Why do we buy Art?
When we consider the number of households in Canada and the number of rooms in a home, it adds up to millions of pieces decorating walls. Most of it is reproductions, personal photos or a relative’s. It is fair to say only a marginal percentage is purchased original art, but what compels people to seek out original art? Why do we have it in our homes at all? This is a question that seems to have an obvious answer, doesn’t everyone have art? I wanted to understand what motivates and drives people to place it in their home and look at it daily. Is it a status symbol, family heirloom, décor, something inherited or is there a bigger need filled with owning art?
It’s all about Connections
When I asked the questions; why do you buy art and what is your favourite in your home? Most of the time I heard about connections to the artist: a family member painted it, a friend, a loved one, a mentor. The art itself was somewhat irrelevant. Sometimes this applied to the person who gave it to them, it really wasn’t about the subject. Though one could argue that the subject became interesting because of the emotion around the presenting of the gift.
When prodding further, art subjects almost always trigger a memory or inspiration for people and tell a story they identify with. A connection to the land, the architecture, the sunset, the colours, the texture seemed most common. Pretty well every answer came back to sparking an emotional tie to the piece to a person, thing or place. They evoked special memories, a treasure and keepsake, this lead to feelings of peace, contentment, nostalgia, love, inspiration and improved self-worth.
“Art enables us to find ourselves and lose ourselves at the same time.”
― Thomas Merton, No Man Is an Island
It is good for your Health
There are studies out there that show that participating in art relieves stress. It can have a calming effect and can contribute to the overall well-being of a person and improve recovery times in some health situations. Some work is designed to be a social commentary and is intended to spark conversation. It does not always have a “calming effect”, it is subjective and can have different meaning for people, often different from the artist. That’s the beauty of it. It feeds the soul of the person observing it.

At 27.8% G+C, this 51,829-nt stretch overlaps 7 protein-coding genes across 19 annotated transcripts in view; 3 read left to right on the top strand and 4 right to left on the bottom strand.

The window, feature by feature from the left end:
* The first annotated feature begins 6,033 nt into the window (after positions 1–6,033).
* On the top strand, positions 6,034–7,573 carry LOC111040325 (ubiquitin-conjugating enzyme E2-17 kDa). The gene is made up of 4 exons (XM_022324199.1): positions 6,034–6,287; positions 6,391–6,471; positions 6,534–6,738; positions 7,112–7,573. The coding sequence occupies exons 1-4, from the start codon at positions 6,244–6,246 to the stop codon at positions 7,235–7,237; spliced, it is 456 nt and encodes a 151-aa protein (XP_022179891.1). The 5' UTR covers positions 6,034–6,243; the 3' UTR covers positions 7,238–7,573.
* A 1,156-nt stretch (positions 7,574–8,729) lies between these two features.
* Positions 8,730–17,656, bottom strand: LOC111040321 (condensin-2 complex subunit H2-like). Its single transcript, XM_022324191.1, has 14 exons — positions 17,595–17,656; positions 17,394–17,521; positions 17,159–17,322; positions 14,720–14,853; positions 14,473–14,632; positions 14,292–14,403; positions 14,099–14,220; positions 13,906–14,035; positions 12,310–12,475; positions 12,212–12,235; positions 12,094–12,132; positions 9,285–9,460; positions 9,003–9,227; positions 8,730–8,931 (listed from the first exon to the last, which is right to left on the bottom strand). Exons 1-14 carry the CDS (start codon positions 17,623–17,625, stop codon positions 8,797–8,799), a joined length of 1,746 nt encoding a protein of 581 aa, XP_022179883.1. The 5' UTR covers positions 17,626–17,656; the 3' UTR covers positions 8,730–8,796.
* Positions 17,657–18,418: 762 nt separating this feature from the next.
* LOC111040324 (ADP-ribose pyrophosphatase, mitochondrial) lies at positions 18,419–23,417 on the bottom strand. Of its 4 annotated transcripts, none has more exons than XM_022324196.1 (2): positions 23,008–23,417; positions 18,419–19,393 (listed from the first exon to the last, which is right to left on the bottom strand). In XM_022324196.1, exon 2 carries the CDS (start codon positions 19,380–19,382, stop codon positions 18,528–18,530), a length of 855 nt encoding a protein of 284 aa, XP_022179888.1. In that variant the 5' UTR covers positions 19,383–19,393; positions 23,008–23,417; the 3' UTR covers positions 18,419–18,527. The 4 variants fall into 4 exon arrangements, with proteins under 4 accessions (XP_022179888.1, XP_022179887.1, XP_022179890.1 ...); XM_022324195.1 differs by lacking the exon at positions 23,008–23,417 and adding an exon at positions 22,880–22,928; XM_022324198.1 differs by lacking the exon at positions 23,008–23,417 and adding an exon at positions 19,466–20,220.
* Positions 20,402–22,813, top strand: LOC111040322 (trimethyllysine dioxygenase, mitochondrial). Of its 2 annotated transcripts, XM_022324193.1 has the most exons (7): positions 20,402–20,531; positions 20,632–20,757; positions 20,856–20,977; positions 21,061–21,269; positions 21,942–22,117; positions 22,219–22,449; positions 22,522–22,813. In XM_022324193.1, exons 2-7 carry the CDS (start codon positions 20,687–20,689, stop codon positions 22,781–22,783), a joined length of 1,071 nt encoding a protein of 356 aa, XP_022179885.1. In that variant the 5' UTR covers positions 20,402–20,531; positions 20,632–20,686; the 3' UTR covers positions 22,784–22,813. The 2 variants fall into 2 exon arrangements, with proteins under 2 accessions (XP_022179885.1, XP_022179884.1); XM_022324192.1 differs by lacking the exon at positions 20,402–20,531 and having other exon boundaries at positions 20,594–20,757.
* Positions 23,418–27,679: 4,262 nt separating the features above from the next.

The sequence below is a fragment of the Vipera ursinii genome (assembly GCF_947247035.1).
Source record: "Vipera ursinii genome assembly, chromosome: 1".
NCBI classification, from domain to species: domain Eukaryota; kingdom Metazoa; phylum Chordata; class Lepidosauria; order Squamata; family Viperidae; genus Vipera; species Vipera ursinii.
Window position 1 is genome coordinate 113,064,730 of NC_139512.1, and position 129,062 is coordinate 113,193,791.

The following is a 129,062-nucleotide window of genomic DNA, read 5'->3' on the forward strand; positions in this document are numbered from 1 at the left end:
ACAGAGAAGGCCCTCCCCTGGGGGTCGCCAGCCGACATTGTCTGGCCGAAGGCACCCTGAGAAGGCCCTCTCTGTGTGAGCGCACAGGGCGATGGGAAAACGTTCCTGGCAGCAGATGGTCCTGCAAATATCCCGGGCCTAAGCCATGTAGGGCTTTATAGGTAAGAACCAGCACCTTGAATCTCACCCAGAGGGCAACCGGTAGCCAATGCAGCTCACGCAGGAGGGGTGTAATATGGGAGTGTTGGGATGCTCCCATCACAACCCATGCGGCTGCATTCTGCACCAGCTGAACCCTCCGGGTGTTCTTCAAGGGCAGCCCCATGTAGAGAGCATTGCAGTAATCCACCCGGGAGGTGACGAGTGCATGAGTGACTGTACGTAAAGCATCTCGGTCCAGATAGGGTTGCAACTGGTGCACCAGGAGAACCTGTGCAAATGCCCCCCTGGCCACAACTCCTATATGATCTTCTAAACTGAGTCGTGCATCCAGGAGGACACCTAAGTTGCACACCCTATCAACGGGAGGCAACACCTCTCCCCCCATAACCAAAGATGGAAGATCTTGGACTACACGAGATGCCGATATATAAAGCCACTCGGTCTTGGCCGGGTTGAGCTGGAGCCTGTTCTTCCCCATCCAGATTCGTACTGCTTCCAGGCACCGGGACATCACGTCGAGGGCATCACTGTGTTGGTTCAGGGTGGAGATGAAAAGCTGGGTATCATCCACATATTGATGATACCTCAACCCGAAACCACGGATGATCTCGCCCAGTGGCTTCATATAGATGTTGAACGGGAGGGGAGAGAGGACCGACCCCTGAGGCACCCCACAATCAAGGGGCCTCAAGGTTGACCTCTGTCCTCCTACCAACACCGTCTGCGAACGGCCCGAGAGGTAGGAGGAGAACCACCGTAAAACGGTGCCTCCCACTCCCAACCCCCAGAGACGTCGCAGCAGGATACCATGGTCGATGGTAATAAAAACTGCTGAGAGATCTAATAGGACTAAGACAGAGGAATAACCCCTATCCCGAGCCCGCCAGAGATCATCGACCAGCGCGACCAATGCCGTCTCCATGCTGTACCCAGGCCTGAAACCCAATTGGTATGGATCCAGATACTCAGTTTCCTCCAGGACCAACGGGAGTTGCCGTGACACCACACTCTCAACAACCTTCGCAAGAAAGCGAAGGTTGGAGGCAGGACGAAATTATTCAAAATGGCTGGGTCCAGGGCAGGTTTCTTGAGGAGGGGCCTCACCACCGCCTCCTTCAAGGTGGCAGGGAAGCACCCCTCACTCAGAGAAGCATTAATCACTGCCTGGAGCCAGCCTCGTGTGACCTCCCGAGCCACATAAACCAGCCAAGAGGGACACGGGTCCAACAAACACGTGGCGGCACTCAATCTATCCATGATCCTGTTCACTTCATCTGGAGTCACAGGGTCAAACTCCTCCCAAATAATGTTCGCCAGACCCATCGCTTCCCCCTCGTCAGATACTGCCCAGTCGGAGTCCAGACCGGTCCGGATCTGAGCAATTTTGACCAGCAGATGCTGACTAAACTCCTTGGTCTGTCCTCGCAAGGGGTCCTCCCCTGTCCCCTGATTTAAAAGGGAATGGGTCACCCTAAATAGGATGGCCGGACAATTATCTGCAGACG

“Art washes away from the soul the dust of everyday life.”
― Pablo Picasso
Owning art gratifies a desire rather than a need like clothing, furniture, technology etc. The desire to connect with a place, a memory, a feeling or person. The initial attraction may come from the impact, the craftsmanship, style, quality, colours, or connection with the artist, but ultimately the driving force behind a person making an art purchase is personal. It’s between the viewer and the art. Some believe that beauty (in the eyes of the beholder) opens the heart and feeds a deep well of contentment.
Fibre Art Connects people to Traditions
When I ask what connects people to textiles, it is almost always about family and lineage. The historical context is important for the traditional crafts like quilting, knitting, weaving, sewing. An aunt, grandmother, mother used to do it and it reminds people of that. There is a thread connecting to the people in their lives, a tactile relationship and an emotional tie to textiles. People are always compelled to touch my fibre art. Bringing nature and landscapes into contemporary fibre art bridges traditional craft and artistic imagery. It can be a very powerful way to engage with a viewer.
When I started quilting, one of my first quilts was a traditional sampler. I then moved on to geometric modern art quilts and now blend the landscape with the traditions of quilting like in the Offset Log Cabin quilt.
This speaks to the traditions not only of quilting but also the craft of log home building. They are never square! I love to work with clients that are interested in creating a keepsake in thread painting. Custom work is one of my favourite and most satisfying projects for so many reasons. Choosing an image from a memory like a family homestead, cottage or vacation to have represented in a commemorative quilt is one of my most common requests.
Connecting with Landscapes for Peace of Mind
I spoke in another post about mindfulness and fibre therapy, this was referring to doing it. I think the same really applies with observing, viewing and owning art. It gives us an opportunity to pause, enjoy, derive pleasure from what we are viewing. It’s worth reflecting on and taking the time to own art that speaks to us tol improve our overall well being.
Do you have thoughts about this? Let me know!